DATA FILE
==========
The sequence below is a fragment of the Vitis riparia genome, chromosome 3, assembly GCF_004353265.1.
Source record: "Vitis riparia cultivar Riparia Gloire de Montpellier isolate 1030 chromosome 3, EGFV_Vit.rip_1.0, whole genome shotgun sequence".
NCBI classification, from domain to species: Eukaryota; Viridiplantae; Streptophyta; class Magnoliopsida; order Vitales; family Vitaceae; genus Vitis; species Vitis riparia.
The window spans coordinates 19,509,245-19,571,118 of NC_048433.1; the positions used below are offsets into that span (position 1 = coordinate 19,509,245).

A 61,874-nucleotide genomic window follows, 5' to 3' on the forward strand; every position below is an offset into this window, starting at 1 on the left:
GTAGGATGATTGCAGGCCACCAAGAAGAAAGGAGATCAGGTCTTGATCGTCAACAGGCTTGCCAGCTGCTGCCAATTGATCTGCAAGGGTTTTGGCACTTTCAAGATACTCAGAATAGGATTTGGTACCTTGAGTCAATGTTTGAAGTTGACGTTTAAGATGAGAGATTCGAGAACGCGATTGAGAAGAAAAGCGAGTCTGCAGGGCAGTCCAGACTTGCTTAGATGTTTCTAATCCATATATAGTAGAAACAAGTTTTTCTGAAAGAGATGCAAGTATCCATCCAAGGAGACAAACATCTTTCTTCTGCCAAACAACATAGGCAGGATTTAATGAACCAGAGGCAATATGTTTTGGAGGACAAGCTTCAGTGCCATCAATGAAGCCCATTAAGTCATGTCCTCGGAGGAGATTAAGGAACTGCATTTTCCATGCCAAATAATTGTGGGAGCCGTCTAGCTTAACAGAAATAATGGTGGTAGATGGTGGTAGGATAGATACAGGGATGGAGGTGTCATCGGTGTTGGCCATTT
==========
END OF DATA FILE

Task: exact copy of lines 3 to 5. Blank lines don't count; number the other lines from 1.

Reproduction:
NCBI classification, from domain to species: Eukaryota; Viridiplantae; Streptophyta; class Magnoliopsida; order Vitales; family Vitaceae; genus Vitis; species Vitis riparia.
The window spans coordinates 19,509,245-19,571,118 of NC_048433.1; the positions used below are offsets into that span (position 1 = coordinate 19,509,245).

A 61,874-nucleotide genomic window follows, 5' to 3' on the forward strand; every position below is an offset into this window, starting at 1 on the left: